I love DIRT -- the book that is. After reading a different essay from the new anthology DIRT: The Quirks, Habits, and Passions of Keeping House each night before going to bed, I've been dreaming of dust bunnies.
I wrote a bit about the book before, but because it's so good, I decided to interview DIRT's editor, Mindy Lewis, who is also a memoirist ("Life Inside") and teacher.
Undomesticated Me: What inspired the idea for an anthology devoted to the subject of housework?
Mindy Lewis: DIRT was inspired by in part by my awareness of the difference between my cleanliness-obsessed mother and my own, shall we say, casual approach to housekeeping. The differences in our cleaning styles seemed symbolic of other issues. I began to think about how attitudes towards cleaning and housekeeping reflect personality, family and cultural roots, gender roles, and relationships.
UM: What sort of relationship do you have to housework?
ML: Housework has always been something I’ve turned to when I need to make a fresh start, be it a new season or an emotional upheaval. I’ve spent many cumulative hours scrubbing the floor on hands and knees after a romantic break-up, ferreting through closets after the loss of a loved one, scrubbing sinks and appliances when I need to sort something out. (I know I’m not alone in this.) Cleaning is what I do, intermittently, when I’m too mentally fatigued to work. But I have to say my approach is casual.
UM: Did editing the book change that relationship at all?
ML: In the spirit of research, I hired a housekeeper (a couple, actually) to clean my apartment, something that I sorely needed yet might not have given myself permission to do otherwise. The magic they worked in my cluttered space inspired me to keep it up on my own, making that extra occasional effort. (My sinuses have thanked me—and if I don’t do it, they remind me.)
UM: What was the most surprising thing you learned in the course of editing the book?
ML: Each essay is specific and personal, touching on universal aspects of what it is to be human. In researching the subject, I learned some surprising facts about literary figures: Thoreau brought his dirty laundry home to his mother, and Virginia Woolf, though dependent upon her domestic help, was demanding and critical. Our home environments are like our faces—we allow people to see what we want them to see, but when we’re alone, our habits are visible mainly to ourselves.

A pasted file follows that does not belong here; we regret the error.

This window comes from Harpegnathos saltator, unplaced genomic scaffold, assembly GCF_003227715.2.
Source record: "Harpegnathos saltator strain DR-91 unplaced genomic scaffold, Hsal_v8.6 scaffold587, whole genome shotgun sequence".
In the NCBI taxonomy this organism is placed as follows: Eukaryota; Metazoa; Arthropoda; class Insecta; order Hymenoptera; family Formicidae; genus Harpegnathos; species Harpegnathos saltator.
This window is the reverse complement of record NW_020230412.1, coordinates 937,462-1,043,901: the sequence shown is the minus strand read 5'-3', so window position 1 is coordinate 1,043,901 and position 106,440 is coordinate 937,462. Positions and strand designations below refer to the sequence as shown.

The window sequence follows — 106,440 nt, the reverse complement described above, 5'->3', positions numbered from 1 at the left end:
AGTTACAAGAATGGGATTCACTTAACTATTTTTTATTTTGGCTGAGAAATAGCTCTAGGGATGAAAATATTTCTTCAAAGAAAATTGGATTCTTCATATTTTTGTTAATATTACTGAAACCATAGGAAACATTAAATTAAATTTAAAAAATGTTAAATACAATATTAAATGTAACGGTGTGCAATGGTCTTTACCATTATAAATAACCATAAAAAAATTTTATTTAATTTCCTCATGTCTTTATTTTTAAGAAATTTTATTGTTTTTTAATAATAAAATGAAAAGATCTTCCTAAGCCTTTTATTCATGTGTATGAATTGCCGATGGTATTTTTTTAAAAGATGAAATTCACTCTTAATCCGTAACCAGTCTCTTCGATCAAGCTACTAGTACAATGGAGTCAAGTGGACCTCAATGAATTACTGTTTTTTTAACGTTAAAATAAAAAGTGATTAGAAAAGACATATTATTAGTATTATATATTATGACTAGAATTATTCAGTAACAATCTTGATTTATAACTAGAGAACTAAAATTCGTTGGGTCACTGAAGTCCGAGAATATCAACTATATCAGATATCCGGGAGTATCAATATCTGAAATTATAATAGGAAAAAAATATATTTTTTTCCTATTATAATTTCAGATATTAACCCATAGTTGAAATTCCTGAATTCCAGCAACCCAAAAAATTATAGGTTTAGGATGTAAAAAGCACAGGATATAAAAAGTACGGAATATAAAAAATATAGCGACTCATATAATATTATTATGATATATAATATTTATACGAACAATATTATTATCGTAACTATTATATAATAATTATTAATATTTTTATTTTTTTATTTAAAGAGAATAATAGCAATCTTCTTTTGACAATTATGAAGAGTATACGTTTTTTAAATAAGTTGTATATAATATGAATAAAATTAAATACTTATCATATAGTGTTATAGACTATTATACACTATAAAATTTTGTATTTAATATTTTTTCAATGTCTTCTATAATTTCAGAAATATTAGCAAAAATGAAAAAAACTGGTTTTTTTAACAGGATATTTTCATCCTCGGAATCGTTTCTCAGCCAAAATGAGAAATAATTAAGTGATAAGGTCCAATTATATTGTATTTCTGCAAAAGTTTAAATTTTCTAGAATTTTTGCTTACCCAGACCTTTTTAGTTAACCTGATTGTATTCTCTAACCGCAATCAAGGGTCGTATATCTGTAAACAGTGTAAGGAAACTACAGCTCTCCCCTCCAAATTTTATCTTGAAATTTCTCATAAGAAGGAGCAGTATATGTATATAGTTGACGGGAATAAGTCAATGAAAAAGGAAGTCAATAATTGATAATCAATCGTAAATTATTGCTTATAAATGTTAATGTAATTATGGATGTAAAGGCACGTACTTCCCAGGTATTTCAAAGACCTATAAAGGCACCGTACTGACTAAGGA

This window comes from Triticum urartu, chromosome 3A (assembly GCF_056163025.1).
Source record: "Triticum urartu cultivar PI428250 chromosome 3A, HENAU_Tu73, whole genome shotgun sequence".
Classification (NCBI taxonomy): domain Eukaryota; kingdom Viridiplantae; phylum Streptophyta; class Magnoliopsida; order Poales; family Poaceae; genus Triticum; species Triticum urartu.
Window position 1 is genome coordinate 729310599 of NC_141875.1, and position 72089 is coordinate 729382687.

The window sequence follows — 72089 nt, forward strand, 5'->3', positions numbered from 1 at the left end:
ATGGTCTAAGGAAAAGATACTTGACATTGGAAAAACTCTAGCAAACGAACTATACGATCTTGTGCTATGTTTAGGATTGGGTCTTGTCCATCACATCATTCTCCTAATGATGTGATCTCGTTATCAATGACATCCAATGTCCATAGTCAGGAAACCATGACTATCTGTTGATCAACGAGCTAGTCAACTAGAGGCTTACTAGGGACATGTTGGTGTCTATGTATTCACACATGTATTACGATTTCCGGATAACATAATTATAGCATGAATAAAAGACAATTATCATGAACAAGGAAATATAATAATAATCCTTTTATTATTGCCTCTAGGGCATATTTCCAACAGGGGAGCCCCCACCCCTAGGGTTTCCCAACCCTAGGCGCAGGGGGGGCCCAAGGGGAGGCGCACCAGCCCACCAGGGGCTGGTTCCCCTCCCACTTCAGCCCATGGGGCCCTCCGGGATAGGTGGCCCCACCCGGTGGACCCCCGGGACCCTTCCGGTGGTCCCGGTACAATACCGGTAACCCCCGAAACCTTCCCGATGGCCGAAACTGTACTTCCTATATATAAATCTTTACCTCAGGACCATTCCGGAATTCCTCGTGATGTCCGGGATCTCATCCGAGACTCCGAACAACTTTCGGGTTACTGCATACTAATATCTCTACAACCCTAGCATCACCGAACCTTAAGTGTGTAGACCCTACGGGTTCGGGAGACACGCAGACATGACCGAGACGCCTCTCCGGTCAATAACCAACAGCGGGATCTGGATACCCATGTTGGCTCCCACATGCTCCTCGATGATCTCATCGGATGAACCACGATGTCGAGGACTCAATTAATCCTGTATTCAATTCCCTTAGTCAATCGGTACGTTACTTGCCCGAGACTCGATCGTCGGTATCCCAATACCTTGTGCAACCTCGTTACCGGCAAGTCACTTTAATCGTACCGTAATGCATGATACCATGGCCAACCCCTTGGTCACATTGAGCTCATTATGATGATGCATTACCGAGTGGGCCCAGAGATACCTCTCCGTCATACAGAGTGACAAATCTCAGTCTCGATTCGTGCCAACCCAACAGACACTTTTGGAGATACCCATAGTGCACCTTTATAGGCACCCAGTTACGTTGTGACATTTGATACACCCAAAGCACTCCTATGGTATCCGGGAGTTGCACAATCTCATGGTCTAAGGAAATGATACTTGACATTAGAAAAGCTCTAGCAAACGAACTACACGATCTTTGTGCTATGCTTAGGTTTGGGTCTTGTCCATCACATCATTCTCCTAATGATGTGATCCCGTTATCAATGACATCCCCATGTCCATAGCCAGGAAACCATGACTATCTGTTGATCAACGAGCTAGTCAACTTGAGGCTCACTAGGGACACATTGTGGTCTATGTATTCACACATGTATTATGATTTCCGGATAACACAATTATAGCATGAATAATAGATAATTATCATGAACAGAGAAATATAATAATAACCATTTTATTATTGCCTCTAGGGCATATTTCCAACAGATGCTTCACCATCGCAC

UM: Why is housework such a hot-button issue?
ML: House cleaning is a powerful lens into gender roles, economic status, social class, and race.
You would think that by now domestic tasks would be equally the responsibility of men and women. Not so; although cleaning styles vary within gender, it’s still women who are largely left holding the bag. And it is generally the underclass, the immigrants, who clean up the messes of those who have the means to pay them.
UM: Do you have any cleaning advice for Undomesticated Me readers?
ML: In case you haven’t guessed by now, I’m not really one to give cleaning advice. I would say this: Try to make regular efforts to clear your space so it doesn’t become too daunting.
But if you’re not doing it yourself and can afford to hire someone to help you, do it! It’s an honorable arrangement: You can use the help, and they can use the work.